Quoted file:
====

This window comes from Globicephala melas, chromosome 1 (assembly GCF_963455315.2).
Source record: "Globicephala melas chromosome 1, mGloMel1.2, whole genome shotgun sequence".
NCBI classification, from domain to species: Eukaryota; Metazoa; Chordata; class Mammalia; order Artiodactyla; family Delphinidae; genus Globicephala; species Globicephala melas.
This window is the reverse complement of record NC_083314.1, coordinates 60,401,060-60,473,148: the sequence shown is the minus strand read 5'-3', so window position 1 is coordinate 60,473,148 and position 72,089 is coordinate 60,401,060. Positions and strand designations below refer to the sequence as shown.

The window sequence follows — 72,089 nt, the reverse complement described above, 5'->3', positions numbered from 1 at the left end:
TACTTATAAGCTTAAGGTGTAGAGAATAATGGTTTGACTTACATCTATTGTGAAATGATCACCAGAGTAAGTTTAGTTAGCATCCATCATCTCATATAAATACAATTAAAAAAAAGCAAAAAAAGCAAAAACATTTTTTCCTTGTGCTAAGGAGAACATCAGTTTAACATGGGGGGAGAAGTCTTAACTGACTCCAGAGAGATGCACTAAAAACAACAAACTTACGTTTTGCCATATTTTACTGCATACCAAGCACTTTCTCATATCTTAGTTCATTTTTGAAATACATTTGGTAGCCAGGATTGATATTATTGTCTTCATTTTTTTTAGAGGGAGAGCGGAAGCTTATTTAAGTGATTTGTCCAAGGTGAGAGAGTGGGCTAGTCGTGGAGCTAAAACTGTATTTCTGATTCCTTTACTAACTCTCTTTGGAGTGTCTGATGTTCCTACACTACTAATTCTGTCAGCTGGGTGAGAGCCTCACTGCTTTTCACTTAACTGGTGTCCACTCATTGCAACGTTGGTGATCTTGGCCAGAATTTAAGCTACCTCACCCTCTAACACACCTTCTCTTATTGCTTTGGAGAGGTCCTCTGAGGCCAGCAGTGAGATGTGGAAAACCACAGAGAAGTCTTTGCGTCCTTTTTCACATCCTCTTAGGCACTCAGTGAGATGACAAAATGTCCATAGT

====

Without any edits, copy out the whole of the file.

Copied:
This window comes from Globicephala melas, chromosome 1 (assembly GCF_963455315.2).
Source record: "Globicephala melas chromosome 1, mGloMel1.2, whole genome shotgun sequence".
NCBI classification, from domain to species: Eukaryota; Metazoa; Chordata; class Mammalia; order Artiodactyla; family Delphinidae; genus Globicephala; species Globicephala melas.
This window is the reverse complement of record NC_083314.1, coordinates 60,401,060-60,473,148: the sequence shown is the minus strand read 5'-3', so window position 1 is coordinate 60,473,148 and position 72,089 is coordinate 60,401,060. Positions and strand designations below refer to the sequence as shown.

The window sequence follows — 72,089 nt, the reverse complement described above, 5'->3', positions numbered from 1 at the left end:
TACTTATAAGCTTAAGGTGTAGAGAATAATGGTTTGACTTACATCTATTGTGAAATGATCACCAGAGTAAGTTTAGTTAGCATCCATCATCTCATATAAATACAATTAAAAAAAAGCAAAAAAAGCAAAAACATTTTTTCCTTGTGCTAAGGAGAACATCAGTTTAACATGGGGGGAGAAGTCTTAACTGACTCCAGAGAGATGCACTAAAAACAACAAACTTACGTTTTGCCATATTTTACTGCATACCAAGCACTTTCTCATATCTTAGTTCATTTTTGAAATACATTTGGTAGCCAGGATTGATATTATTGTCTTCATTTTTTTTAGAGGGAGAGCGGAAGCTTATTTAAGTGATTTGTCCAAGGTGAGAGAGTGGGCTAGTCGTGGAGCTAAAACTGTATTTCTGATTCCTTTACTAACTCTCTTTGGAGTGTCTGATGTTCCTACACTACTAATTCTGTCAGCTGGGTGAGAGCCTCACTGCTTTTCACTTAACTGGTGTCCACTCATTGCAACGTTGGTGATCTTGGCCAGAATTTAAGCTACCTCACCCTCTAACACACCTTCTCTTATTGCTTTGGAGAGGTCCTCTGAGGCCAGCAGTGAGATGTGGAAAACCACAGAGAAGTCTTTGCGTCCTTTTTCACATCCTCTTAGGCACTCAGTGAGATGACAAAATGTCCATAGT